First published in the New Yorker on January 31, 1948, and later the first story in the 1953 collection Nine Stories, “A Perfect Day for Bananafish” begins with Muriel Glass sitting in a Florida hotel room fielding a telephone call from her overconcerned mother. As is typical of J. D. Salinger’s work, dialogue between characters moves the plot forward; the speech is sufficiently vague to leave the reader interested in what the characters refer to but never explain. Salinger spends little time describing a particular scene, preferring to let the character’s words set the pace as well as the mood of a work.
The first section of the story revolves around Muriel and her mother’s conversation, with elliptical references to German books, the war, and Muriel’s terribly pale husband, Seymour, who has yet to enter the story. It is implied that the war, World War II, has set Seymour on edge, although Muriel reassures her mother that he is fine. The story implies that the reader should doubt Muriel’s assertion.
Seymour is introduced to the story through Sybil, a young child who, with her mother, is staying at the same hotel. Sybil recognizes “see more glass” on the beach after she is sent away by her mother (Nine Stories 10). Seymour and Sybil enter the water, Sybil on a small fl oat and Seymour simply standing in the water, making elliptical small talk. He tells Sybil about strange creatures called bananafish. Bananafish, Seymour explains, are perfectly normal until one swims into a hole filled with bananas. The perhaps-lucky bananafish then overeats until it is too stuffed to swim back out of the hole, eventually dying of banana fever. Sybil, as a typical Salingerian wide-eyed child, plays along with Seymour’s game, claiming to see one eating six bananas at once.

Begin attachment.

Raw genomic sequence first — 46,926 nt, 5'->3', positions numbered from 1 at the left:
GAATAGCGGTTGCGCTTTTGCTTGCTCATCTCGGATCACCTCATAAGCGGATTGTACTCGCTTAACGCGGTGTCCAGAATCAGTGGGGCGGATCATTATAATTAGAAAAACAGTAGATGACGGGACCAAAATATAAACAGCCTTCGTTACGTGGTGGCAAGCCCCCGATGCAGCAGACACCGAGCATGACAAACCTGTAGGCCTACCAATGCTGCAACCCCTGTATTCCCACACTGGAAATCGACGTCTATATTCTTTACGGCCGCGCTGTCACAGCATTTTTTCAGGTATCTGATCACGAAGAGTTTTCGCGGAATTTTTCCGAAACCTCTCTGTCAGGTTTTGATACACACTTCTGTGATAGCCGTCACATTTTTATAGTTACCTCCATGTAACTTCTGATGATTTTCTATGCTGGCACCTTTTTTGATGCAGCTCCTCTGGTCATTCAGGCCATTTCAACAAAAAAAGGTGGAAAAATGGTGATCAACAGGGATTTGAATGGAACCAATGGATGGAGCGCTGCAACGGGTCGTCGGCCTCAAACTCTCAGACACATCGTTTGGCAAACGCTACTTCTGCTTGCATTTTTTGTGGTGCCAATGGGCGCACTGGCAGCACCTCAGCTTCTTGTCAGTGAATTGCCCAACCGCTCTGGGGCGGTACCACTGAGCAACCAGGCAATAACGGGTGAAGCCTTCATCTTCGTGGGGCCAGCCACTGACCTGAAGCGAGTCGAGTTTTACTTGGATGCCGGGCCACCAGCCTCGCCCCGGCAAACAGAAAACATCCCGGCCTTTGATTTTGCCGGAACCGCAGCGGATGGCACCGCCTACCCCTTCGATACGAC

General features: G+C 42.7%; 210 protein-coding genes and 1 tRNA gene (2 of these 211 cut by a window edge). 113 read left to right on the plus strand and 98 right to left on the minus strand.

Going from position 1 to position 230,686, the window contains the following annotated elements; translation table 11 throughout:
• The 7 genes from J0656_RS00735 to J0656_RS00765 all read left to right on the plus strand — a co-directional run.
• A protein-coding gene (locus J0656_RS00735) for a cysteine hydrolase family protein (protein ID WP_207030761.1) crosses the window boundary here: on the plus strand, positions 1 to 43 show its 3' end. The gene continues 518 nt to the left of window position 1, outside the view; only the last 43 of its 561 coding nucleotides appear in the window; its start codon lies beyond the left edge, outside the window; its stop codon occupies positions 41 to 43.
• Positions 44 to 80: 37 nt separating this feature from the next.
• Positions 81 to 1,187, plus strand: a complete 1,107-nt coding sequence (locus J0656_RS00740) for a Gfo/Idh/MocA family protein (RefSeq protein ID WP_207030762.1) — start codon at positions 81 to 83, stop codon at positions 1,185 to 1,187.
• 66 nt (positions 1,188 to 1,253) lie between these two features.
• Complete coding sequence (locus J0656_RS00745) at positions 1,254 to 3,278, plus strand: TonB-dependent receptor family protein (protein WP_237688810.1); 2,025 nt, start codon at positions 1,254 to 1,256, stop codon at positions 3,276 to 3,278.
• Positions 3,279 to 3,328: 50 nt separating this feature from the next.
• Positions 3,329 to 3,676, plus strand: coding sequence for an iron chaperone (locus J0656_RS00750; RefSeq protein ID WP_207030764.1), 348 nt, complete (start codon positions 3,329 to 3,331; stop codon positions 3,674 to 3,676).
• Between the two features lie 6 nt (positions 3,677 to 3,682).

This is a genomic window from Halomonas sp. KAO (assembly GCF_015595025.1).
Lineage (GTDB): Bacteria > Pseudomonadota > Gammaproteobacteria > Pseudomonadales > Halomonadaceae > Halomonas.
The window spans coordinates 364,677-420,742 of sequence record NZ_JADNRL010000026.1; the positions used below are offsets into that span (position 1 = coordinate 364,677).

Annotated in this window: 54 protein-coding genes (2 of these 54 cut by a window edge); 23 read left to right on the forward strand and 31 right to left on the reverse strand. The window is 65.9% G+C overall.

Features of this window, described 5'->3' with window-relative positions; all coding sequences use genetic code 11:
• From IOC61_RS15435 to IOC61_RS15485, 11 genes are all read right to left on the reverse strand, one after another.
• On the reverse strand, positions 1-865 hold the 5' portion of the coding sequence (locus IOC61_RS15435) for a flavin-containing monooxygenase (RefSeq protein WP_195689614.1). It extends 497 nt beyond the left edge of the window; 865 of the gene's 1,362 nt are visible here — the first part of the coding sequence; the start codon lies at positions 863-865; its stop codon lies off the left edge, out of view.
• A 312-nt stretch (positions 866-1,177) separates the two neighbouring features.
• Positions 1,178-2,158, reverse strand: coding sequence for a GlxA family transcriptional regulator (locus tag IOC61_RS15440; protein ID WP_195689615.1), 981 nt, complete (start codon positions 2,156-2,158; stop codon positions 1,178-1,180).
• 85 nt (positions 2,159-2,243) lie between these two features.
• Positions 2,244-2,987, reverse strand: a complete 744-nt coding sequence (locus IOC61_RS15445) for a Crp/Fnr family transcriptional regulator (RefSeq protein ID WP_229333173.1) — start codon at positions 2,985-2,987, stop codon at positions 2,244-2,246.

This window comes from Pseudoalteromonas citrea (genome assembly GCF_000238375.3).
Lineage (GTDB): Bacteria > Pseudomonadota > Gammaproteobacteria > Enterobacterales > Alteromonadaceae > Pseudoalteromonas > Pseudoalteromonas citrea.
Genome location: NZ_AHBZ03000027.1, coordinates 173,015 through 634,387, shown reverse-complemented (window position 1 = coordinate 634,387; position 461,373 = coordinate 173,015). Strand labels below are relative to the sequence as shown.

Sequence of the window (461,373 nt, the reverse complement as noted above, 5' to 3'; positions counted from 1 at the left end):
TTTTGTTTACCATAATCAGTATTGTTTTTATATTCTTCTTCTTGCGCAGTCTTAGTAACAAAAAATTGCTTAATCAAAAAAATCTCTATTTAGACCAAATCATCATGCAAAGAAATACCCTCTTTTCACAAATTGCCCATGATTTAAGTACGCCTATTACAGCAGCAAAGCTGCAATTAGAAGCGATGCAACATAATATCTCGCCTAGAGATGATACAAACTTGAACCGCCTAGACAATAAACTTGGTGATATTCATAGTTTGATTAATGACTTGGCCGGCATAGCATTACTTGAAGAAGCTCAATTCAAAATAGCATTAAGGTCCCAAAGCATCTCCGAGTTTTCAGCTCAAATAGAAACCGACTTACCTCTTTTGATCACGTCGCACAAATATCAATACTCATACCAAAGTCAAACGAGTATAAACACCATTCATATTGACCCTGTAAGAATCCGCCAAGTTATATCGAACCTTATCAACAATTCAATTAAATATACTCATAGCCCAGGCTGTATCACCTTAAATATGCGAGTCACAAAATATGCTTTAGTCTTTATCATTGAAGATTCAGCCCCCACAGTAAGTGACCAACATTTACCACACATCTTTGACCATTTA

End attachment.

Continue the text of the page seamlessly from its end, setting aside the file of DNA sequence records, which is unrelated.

As in many of Salinger’s other works, the wisest words emerge from the mouths of children. The adults in this story, beaten down and resigned to their lives, either send their children to play on the beach or fend off their mothers on hotel room telephones. Sybil is the lone character in the story, who seems to understand Seymour and the only one with whom he actually communicates. A later exchange, in the final section of the story that ends with Salinger’s matter-of-fact scripting of Seymour’s sudden suicide, illustrates the man’s total inability to communicate with adults in any logical manner. Isolation and desperation are themes that constantly appear in Salinger’s work: the idea of sheer beauty in the midst of human squalor and the innocence of children contrasted with the weight of adult life.